The timing of the market pushes up the start of Bar Harbor’s tourist season, which is typically considered to kick off on Memorial Day weekend. 

“This has pushed the start of the tourist season in Bar Harbor to a week earlier,” Muscat said. Anecdotally, she said, she’s heard from lodging owners who said they were receiving bookings this weekend because of the market. The event also benefits area restaurants, shops and tour companies, she said.

“We know from last year that restaurants were full, that shops were selling merchandise,” she said. “Some Bar Harbor shop owners said it’s like having a second Memorial Day weekend.”

The economic benefit to Bar Harbor due to last year’s market was $250,000. 

“This year we expect to edge up to $500,000,” she said.

Courtesy / Abbe Museum
The Abbe Museum hosts the Indian Market, which takes place across the street from the museum’s location on the Bar Harbor Village Green.

In addition, there’s immediate economic benefit to the artists, she noted. Not only does the market provide an additional opportunity for them to sell their work; there’s also a ripple effect in their home communities.

“They go back to their community and need supplies, they need an accountant, they need to set up some IT, so they reach out to others in their community for that,” she said. “It’s a ripple effect.”

Overall, she said, traditional and contemporary arts are “a critical lifeblood” to Native communities.

“They’re not just creating something to sell,” she said. “These art forms are rooted in generations of traditions and story-telling and family bonds and interconnectivity. In order for these communities to continue to thrive, it’s important for the arts to thrive as well.”

Aggressive  marketing

As a nonprofit organization, Muscat said, the Abbe depends on corporate sponsors and in-kind support to fund the market, which costs around $150,000 to mount. The Abbe has spent about $5,500 on marketing the event, but has received nearly $30,000 of in-kind support through media sponsorship. 

In addition, an aggressive marketing campaign has garnered media coverage that’s estimated to have reached one million people, she said.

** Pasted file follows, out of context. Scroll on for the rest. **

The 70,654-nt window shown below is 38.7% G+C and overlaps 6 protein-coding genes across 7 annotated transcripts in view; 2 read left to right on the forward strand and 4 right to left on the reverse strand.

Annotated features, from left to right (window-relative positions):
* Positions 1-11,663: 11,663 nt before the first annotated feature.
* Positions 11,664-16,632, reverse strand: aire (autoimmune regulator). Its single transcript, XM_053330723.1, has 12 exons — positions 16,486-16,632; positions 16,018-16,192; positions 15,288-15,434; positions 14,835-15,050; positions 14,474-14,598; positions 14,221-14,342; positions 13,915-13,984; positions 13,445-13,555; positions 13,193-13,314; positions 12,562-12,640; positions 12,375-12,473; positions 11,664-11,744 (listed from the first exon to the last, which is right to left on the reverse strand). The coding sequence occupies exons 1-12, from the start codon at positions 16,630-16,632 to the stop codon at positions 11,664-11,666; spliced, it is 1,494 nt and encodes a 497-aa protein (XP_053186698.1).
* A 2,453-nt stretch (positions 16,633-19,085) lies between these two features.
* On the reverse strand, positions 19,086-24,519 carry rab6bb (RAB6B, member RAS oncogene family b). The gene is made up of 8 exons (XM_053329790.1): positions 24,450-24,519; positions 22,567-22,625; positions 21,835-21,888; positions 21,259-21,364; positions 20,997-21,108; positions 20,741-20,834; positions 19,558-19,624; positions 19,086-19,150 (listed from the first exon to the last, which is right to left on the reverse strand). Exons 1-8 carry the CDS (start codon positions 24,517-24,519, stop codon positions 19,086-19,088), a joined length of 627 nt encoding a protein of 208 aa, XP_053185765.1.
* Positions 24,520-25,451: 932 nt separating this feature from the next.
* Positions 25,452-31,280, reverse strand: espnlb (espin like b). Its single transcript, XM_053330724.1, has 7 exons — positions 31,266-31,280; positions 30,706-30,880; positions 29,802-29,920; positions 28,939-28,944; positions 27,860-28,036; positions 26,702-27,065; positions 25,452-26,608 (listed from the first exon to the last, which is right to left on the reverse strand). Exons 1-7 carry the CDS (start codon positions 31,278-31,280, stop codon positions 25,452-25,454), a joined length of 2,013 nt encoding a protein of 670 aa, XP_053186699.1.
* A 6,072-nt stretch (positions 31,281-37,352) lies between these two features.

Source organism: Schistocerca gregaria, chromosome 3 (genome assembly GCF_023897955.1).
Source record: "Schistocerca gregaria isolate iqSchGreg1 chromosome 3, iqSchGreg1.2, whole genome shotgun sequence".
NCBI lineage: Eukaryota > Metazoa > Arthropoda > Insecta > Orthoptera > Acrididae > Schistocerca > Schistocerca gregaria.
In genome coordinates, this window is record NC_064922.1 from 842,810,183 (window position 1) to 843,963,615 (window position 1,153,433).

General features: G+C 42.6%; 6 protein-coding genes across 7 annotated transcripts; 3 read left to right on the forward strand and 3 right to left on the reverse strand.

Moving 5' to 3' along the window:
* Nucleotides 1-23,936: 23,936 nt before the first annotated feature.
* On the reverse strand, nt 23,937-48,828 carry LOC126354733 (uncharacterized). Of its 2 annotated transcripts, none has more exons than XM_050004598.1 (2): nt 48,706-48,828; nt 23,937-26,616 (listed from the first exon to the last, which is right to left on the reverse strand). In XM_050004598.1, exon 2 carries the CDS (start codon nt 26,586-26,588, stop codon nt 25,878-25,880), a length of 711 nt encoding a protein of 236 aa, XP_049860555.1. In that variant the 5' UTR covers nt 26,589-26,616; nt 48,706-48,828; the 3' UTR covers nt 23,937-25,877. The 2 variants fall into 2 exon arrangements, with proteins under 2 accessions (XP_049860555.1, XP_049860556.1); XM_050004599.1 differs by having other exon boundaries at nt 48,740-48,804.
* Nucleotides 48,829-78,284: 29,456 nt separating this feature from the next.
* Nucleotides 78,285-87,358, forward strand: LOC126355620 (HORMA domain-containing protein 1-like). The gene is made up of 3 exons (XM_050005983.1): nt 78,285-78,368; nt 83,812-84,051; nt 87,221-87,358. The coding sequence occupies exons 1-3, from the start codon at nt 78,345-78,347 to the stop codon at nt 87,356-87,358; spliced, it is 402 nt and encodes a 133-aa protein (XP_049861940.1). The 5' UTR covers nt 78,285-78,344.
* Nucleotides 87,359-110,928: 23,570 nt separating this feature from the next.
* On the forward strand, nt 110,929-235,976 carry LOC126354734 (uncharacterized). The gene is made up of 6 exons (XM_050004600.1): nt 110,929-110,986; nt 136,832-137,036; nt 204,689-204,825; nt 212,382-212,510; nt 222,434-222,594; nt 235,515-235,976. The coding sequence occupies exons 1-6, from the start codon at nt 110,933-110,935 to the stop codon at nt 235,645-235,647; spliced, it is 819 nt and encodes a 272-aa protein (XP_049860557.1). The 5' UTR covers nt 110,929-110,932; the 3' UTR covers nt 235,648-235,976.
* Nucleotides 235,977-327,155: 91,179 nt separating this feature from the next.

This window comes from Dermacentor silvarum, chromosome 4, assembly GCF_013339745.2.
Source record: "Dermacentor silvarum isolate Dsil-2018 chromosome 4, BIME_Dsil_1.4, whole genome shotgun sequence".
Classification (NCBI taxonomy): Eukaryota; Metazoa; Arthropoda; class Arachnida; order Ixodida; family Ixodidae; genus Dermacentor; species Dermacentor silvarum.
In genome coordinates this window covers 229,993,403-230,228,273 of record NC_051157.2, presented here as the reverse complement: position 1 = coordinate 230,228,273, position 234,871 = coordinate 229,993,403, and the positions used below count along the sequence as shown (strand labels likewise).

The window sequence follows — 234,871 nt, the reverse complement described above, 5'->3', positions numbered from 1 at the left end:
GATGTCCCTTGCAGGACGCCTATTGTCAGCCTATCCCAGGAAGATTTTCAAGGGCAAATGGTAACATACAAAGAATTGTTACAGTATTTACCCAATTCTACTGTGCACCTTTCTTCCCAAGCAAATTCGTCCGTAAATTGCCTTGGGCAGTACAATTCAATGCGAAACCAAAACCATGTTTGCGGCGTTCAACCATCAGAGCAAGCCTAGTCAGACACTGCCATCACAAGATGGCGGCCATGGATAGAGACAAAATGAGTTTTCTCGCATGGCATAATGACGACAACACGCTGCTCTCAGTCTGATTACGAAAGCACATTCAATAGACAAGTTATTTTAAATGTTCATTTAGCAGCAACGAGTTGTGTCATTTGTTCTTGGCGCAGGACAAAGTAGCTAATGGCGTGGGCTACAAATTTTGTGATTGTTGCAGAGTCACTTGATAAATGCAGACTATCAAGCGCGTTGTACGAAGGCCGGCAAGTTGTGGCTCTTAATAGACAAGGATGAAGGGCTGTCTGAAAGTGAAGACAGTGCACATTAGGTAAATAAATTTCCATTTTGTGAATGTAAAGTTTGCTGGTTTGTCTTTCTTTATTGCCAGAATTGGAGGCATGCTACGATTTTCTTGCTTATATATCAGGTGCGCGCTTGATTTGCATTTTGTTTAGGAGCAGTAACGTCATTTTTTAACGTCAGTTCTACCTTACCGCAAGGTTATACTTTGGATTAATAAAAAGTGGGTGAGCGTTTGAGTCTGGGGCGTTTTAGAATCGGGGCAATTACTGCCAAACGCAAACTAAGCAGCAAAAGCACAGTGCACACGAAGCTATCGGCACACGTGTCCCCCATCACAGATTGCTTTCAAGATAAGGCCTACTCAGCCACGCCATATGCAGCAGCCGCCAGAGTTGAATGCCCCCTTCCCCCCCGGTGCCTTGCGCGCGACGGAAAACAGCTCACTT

Marketing for this year’s event began immediately after last year’s.

“We did a lot of national and international media, starting nearly a year ago,” she said. “We planted stories and purchased ads. Over the last nine months, I’ve been coming in closer to Bar Harbor. We got a great story in the Boston Globe that kicked off the regional marketing. Now local newspapers and radio stations are talking about it.”

Muscat credited Maine Public as a key state sponsor

“They’re providing fantastic coverage,” she said. “That’s the kind of thing that an organization our size can’t afford.” Key local sponsors include the Mount Desert Islander and Ellsworth American, which have provided coverage and an insert with an overrun to hand out to visitors, she said. 

“So it’s old-fashioned PR work,” she said. As a result, “We have had to spend about one-quarter of what we spent last year on  marketing, because we have a bigger media footprint this year.”

The  market will take place at the Village Green in Bar Harbor, across from the Abbe Museum. The film festival will take place at Reel Pizza. The fashion show will take place at the Criterion Theatre.  Both are in downtown Bar Harbor.

Saturday’s fashion show at The Criterion at 6 p.m. highlights the work of indigenous fashion designers who draw inspiration from their tribal identities to present their culture through a modern lens. This year’s designers include ACONAV Acoma Pueblo/Navajo, Ingrid Brooks (Mi’kmaq), Leslie Deer (Muskogee Nation of Oklahoma),  Niio Perkins (Haudenosaunee)  and Dawn Spears (Narragansett, Choctaw).
For the schedule and a list of participating artists and a preview of their work, visit
Sponsors and funders include: Abbe Museum Wabanaki Art & Artists Giving Circle, Bangor International Airport, Bar Harbor Bed & Breakfast Association , Belvedere Fund (Maine Community Foundation), Betterment Fund, Canterbury Cottage, Cultural Attractions Magazine, Edward Jones, Elmina B. Sewall Foundation, Ellsworth American & Mt. Desert Islander, Irving Foundation, Maine Office of Tourism, Maine Public Broadcasting, Native American Art Magazine, New England Foundation for the Arts (NEFA), Reel Pizza Cinerama, SPACE Gallery Townsquare Media, Wallace Events, William Blair, Window Panes.

The mission of the Abbe Museum, Maine’s first and only Smithsonian affiliate, is to inspire learning about the Wabanaki Nations. With two locations – in downtown Bar Harbor and inside Acadia National Park at Sieur de Monts Spring – the Abbe works closely with the Wabanaki people to share their stories, history and culture with a broader audience. With a collection of over 70,000 archaeological, historic, and contemporary objects, the museum's collections conservation program is recognized nationally as a model for museums. The Abbe also holds the world’s largest and best-documented collection of Maine Native American basketry.